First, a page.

Signup date: 09 Jun 2008 at 4:05pm
Last login: 08 Oct 2009 at 1:37pm
Post count: 90
Im not sure how to incorporate two referencing styles into one document....would that not make it difficult to read. My supervisor always insisted that referencing and formatting be consistent throughout the thesis....might be different for different disciplines though.
Ive been invited to have an informal look around a department/research labs etc next week prior to the actual interview which takes place a few weeks later (for a post doc position). Any suggestions as to what would be appropriate to wear (btw Im female). Since the email states "informal" would a smart pants and jumper be ok? I have a lot of travelling to do to get there (flight and train) so I want to be comfortable and carry as little as possible with me. Has anyone else had one of these informal visits before?
I think we had your printers long lost brother in our lab :) the ink cartridges almost had to be replaced on a weekly basis! Im not sure about laser printers but I have a really good canon inkjet printer. I bought it 7 yrs ago for 160 pounds or so and its still going great. I printed off 5 copies of my 300 page thesis before xmas and only used 1 black ink cartridge to do so. cartridges are about 12-15 pounds - I do a lot of printing but only go through about 2 cartridges a year so i think its quite economical :) It also prints pretty fast and its never ever eaten a page on me in the 7 yrs Ive had it :) It might be better to go with a quality inkjet printer than a cheap laser printer if you can afford to.
Eueu, what is it that you are researching that you feel is so worthy of all this media attention? Not being mean or cruel, but you are a first year PhD student - I cant really imagine what you could have to say that would be so important. This is the time for learning and improving your skills. How many of your professors are household names? Does that make their work any less valid or important? Academics do not generally seek validation in public circles, but in academic circles through the process of peer review. Sometimes research does cross over into mainstream media, but it has almost certainly already been published in the academic world first.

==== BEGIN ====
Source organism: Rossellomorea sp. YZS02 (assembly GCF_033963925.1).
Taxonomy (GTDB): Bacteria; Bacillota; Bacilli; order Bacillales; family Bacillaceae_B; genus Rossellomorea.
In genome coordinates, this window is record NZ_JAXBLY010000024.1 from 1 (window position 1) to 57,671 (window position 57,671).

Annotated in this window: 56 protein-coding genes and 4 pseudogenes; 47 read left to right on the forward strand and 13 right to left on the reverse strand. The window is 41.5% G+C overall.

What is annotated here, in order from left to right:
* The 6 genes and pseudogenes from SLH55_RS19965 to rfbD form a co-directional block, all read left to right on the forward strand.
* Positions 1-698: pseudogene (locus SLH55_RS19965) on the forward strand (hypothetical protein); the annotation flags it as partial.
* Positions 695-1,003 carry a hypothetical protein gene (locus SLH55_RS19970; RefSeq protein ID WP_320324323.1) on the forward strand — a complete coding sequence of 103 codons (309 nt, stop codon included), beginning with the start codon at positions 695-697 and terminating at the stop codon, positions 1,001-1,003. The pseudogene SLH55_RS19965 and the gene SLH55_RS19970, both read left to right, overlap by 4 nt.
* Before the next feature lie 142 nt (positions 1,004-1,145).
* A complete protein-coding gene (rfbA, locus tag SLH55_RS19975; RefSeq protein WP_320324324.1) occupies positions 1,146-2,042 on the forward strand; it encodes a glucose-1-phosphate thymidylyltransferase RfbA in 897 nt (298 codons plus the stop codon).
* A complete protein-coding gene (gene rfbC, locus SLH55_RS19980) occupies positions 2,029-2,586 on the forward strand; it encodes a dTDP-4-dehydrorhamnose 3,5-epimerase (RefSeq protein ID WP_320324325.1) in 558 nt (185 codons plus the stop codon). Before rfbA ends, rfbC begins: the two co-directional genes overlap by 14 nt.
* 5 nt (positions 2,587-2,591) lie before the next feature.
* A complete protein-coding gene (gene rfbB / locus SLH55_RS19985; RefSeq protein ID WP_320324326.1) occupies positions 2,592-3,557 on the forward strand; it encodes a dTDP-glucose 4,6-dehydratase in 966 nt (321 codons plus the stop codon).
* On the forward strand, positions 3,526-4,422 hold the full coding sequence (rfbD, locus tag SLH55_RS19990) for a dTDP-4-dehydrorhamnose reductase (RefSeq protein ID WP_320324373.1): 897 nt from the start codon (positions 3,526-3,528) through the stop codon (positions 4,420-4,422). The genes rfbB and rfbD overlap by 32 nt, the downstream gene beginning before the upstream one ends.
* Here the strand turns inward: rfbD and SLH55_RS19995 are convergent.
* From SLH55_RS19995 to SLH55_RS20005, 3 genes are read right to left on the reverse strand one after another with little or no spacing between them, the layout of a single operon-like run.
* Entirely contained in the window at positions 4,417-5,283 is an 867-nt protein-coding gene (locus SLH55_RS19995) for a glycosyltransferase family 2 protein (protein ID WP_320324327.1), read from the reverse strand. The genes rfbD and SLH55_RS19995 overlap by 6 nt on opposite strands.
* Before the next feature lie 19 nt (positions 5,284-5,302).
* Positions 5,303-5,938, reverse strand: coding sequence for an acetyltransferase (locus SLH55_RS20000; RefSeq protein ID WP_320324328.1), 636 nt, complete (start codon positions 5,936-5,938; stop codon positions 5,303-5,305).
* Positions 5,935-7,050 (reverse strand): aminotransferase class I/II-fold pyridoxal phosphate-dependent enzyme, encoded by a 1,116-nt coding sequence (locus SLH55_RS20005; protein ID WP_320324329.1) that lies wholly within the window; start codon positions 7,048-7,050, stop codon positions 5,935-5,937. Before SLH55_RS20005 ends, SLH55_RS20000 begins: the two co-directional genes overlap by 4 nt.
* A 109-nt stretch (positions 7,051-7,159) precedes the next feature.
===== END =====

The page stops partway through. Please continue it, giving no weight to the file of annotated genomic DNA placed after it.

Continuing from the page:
Ive just finished a PhD in Virology and I cant imagine that self funding would be possible. Reagents are very expensive and hours in the lab are very long (for everyone in our lab anyway) due to time points and huge amounts of cell culture. There simply would not be time to have a part time job on the side to support yourself. Even if you have sufficient savings to cover living expenses I would encourage you to apply to funded positions - I have seen several advertised on jobs.ac.uk. Most lab based PhDs are funded - I dont know anyone that has done an unfunded one. Is there a reason these labs of which you speak are not attracting funding?
Hi there, Im not sure if this has been suggested already but would you consider taking a leave of absence from the PhD....This would give you time away from the situation and more space to make your final decision as to whether or not to stay. A friend of mine did this - she got her funding suspended for a year and got a job doing something else (She was also very unhappy in her PhD, very stressed and even a little depressed about it). She eventually decided that she didnt want to go back to the PhD but she found that having the option of going back after a year was a good safety net in case she regretted leaving.
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